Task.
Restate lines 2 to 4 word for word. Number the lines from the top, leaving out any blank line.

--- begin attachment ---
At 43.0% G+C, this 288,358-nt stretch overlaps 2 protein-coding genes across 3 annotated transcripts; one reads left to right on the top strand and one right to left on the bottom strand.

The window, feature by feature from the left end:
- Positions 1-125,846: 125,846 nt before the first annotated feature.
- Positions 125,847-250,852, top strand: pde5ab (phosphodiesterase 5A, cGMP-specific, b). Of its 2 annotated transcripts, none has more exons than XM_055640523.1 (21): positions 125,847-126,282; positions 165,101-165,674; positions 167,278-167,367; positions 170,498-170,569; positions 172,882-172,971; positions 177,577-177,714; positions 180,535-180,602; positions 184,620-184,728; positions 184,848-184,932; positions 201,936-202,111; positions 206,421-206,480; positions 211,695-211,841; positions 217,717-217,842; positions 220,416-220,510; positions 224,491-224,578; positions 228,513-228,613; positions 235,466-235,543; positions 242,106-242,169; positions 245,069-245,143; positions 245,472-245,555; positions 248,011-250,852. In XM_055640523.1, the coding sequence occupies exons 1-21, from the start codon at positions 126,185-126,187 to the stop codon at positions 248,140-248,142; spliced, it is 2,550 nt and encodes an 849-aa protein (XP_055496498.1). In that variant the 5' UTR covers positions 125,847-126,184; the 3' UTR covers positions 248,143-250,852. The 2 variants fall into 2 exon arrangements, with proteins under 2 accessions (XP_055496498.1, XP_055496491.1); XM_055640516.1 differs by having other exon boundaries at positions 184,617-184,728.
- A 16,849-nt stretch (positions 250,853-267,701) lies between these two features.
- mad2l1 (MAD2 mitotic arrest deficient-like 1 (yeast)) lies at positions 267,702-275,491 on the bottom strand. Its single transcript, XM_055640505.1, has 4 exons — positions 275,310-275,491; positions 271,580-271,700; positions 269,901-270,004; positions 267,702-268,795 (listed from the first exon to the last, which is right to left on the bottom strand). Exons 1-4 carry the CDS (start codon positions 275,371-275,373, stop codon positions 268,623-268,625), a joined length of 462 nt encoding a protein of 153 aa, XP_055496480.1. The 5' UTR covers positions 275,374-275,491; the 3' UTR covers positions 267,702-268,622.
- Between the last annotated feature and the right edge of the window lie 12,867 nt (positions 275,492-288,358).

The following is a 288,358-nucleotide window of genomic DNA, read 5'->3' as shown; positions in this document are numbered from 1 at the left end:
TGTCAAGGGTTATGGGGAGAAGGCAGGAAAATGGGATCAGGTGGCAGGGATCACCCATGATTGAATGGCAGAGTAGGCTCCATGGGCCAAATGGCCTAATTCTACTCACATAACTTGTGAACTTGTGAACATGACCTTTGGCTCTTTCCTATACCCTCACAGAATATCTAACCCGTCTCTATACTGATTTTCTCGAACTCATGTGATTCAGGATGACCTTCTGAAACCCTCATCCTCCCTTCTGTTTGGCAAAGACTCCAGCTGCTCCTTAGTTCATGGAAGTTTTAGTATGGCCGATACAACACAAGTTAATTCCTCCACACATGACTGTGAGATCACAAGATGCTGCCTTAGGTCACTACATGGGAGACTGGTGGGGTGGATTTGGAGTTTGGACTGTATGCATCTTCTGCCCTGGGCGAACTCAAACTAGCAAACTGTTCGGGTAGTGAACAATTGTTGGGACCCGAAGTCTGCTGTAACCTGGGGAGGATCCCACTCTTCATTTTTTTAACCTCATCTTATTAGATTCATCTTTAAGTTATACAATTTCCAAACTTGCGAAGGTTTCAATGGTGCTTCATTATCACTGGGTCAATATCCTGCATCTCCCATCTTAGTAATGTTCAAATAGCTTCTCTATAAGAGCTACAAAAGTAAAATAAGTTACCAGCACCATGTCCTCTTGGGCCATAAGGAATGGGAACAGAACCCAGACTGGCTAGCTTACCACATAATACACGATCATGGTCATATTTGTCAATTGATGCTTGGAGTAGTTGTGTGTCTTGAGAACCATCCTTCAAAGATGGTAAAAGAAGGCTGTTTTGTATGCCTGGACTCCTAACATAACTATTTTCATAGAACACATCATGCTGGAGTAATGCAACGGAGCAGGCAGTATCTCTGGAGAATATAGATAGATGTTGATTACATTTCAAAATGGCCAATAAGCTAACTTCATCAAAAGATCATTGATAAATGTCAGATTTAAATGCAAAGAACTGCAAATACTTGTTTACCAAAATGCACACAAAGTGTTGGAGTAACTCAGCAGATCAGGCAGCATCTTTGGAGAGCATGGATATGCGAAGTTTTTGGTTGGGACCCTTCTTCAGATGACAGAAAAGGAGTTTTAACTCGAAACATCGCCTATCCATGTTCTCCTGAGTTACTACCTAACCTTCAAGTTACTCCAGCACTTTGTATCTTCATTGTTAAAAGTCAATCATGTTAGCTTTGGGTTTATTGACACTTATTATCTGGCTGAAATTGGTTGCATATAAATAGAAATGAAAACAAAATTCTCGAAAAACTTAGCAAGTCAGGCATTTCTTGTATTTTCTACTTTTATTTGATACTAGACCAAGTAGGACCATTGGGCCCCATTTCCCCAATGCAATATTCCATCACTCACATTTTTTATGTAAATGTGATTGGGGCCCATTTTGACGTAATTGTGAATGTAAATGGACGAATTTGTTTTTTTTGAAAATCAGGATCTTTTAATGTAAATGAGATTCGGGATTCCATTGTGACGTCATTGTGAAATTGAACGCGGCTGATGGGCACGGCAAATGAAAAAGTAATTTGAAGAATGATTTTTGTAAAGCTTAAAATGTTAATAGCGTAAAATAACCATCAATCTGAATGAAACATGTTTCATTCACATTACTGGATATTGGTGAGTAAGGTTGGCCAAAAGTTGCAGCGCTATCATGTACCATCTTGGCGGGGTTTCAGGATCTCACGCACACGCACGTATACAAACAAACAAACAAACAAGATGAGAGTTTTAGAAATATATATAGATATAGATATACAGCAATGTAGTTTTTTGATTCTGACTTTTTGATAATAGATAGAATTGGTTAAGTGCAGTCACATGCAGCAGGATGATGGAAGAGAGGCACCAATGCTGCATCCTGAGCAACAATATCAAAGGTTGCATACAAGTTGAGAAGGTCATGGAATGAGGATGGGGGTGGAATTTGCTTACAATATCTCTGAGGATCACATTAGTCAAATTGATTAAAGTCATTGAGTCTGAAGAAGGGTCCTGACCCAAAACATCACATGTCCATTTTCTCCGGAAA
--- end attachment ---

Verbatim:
The window, feature by feature from the left end:
- Positions 1-125,846: 125,846 nt before the first annotated feature.
- Positions 125,847-250,852, top strand: pde5ab (phosphodiesterase 5A, cGMP-specific, b). Of its 2 annotated transcripts, none has more exons than XM_055640523.1 (21): positions 125,847-126,282; positions 165,101-165,674; positions 167,278-167,367; positions 170,498-170,569; positions 172,882-172,971; positions 177,577-177,714; positions 180,535-180,602; positions 184,620-184,728; positions 184,848-184,932; positions 201,936-202,111; positions 206,421-206,480; positions 211,695-211,841; positions 217,717-217,842; positions 220,416-220,510; positions 224,491-224,578; positions 228,513-228,613; positions 235,466-235,543; positions 242,106-242,169; positions 245,069-245,143; positions 245,472-245,555; positions 248,011-250,852. In XM_055640523.1, the coding sequence occupies exons 1-21, from the start codon at positions 126,185-126,187 to the stop codon at positions 248,140-248,142; spliced, it is 2,550 nt and encodes an 849-aa protein (XP_055496498.1). In that variant the 5' UTR covers positions 125,847-126,184; the 3' UTR covers positions 248,143-250,852. The 2 variants fall into 2 exon arrangements, with proteins under 2 accessions (XP_055496498.1, XP_055496491.1); XM_055640516.1 differs by having other exon boundaries at positions 184,617-184,728.